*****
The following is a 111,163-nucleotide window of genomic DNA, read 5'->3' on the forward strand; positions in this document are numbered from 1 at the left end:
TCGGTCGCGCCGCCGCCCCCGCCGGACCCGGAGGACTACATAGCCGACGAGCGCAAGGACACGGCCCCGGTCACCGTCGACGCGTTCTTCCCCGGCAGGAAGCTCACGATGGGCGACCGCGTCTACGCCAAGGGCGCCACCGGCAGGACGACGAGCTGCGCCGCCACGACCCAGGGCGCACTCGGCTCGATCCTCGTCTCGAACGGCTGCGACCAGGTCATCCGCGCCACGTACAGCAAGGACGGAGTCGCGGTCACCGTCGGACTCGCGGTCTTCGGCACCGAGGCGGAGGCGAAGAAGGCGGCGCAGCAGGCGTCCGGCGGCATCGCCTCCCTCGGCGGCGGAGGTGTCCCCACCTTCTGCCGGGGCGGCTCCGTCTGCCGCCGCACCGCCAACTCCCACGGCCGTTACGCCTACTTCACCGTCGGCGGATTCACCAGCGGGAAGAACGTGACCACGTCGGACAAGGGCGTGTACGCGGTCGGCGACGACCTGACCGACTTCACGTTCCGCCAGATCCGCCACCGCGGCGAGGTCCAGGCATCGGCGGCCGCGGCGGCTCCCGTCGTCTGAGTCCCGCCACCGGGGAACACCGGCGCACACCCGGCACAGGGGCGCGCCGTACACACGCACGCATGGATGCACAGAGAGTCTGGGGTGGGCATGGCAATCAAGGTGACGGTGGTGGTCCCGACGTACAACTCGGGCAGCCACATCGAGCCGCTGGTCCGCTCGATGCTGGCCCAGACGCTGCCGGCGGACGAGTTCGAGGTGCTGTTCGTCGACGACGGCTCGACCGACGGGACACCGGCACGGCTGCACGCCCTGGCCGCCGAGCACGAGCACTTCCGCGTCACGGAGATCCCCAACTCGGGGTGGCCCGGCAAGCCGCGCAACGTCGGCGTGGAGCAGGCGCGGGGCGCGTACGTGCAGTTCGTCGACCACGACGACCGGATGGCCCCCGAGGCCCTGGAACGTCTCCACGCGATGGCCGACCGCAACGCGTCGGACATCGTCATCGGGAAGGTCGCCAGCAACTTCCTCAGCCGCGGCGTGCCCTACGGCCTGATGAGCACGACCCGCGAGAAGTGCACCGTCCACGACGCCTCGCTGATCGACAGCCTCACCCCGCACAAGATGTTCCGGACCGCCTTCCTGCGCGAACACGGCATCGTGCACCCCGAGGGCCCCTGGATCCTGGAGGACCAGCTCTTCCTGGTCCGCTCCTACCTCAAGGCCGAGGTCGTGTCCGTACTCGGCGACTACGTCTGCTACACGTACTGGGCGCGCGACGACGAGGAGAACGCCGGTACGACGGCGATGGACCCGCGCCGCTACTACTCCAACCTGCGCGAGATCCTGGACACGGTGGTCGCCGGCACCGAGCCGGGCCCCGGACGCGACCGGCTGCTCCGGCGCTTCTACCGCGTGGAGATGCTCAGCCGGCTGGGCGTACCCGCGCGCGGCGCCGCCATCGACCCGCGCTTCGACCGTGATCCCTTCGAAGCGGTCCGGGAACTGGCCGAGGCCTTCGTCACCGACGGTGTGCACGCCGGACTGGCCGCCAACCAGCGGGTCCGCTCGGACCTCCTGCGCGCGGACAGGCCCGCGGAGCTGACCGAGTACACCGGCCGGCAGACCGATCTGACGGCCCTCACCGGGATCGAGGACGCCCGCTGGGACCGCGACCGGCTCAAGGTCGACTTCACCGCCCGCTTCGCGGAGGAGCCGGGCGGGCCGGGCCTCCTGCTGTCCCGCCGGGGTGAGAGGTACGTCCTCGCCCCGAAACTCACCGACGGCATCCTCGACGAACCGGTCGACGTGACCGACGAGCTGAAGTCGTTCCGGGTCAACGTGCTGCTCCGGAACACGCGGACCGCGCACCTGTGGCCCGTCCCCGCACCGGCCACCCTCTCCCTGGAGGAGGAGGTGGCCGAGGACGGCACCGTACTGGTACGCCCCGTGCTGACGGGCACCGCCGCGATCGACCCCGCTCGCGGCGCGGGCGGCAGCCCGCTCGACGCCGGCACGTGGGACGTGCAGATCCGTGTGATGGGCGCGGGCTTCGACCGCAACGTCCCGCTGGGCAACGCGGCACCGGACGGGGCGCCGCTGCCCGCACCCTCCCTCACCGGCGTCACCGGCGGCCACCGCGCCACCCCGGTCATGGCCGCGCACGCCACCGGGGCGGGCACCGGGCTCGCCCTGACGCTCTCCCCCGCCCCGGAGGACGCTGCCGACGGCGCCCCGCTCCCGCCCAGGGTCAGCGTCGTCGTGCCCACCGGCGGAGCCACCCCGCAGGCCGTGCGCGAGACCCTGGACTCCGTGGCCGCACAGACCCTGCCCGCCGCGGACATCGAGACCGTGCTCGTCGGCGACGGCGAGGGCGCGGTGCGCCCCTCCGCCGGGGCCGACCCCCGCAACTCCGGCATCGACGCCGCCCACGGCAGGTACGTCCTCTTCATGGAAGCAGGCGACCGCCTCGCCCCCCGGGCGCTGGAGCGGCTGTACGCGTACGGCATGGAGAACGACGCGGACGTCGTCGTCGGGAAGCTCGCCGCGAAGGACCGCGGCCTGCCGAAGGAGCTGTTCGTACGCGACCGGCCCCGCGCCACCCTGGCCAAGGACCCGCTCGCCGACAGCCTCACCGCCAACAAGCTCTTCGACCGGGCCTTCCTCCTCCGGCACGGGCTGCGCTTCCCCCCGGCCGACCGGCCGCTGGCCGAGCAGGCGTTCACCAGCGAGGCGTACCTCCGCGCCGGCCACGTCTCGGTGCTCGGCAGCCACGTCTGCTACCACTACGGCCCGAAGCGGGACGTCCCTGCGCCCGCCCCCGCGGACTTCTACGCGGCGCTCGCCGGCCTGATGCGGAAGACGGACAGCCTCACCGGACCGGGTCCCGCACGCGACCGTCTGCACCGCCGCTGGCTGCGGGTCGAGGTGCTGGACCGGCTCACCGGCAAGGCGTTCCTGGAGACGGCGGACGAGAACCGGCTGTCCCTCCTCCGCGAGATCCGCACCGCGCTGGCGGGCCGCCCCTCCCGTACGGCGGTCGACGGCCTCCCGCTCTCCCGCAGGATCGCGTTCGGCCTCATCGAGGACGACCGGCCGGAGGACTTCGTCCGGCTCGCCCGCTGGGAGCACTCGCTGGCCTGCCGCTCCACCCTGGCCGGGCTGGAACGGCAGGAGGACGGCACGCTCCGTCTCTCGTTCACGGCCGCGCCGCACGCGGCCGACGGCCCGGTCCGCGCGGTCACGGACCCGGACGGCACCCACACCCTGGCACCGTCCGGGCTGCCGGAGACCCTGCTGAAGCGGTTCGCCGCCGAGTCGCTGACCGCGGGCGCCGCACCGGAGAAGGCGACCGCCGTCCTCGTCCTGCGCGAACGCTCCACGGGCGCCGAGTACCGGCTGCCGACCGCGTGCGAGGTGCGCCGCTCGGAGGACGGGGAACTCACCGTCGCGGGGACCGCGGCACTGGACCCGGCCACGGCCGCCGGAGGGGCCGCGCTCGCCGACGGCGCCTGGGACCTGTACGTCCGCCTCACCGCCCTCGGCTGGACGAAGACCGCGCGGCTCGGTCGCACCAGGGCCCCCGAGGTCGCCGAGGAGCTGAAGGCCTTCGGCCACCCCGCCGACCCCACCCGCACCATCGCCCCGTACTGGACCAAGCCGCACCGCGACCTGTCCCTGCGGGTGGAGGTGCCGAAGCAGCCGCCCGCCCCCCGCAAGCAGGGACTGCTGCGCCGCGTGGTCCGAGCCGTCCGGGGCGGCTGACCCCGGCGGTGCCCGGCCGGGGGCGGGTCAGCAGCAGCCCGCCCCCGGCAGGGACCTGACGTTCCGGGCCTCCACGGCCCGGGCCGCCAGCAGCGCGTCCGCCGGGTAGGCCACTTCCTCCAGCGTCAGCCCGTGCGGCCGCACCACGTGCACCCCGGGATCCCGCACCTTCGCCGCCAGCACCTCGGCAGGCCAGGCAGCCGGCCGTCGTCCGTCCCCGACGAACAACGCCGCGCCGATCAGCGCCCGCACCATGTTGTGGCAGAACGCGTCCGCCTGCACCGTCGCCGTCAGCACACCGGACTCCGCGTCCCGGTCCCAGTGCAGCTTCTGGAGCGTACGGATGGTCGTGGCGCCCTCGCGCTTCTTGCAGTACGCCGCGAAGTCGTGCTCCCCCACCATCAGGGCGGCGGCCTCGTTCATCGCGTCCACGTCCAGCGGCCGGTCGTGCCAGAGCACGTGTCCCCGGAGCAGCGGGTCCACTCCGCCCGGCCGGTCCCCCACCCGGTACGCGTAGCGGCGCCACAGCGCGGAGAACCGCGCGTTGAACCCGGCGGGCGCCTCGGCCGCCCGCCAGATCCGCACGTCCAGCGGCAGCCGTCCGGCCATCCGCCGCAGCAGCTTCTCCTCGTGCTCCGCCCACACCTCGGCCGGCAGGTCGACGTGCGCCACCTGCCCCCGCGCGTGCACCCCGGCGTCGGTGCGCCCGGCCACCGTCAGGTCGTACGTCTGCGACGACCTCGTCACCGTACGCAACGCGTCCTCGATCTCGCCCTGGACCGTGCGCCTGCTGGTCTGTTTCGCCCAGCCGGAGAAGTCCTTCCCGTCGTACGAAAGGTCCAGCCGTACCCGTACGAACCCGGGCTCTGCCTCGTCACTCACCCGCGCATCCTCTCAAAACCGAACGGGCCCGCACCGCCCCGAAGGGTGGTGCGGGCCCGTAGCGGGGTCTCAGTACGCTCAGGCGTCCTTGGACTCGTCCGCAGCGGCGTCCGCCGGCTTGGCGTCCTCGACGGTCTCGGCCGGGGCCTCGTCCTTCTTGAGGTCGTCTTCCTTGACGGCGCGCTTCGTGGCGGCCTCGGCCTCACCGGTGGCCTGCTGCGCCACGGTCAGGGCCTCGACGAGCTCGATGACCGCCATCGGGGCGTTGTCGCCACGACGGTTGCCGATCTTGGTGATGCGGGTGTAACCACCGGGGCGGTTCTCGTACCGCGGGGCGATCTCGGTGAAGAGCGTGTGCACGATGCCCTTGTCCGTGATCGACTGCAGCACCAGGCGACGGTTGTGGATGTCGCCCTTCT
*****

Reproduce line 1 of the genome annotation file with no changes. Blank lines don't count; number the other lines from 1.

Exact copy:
The following is a 111,163-nucleotide window of genomic DNA, read 5'->3' on the forward strand; positions in this document are numbered from 1 at the left end: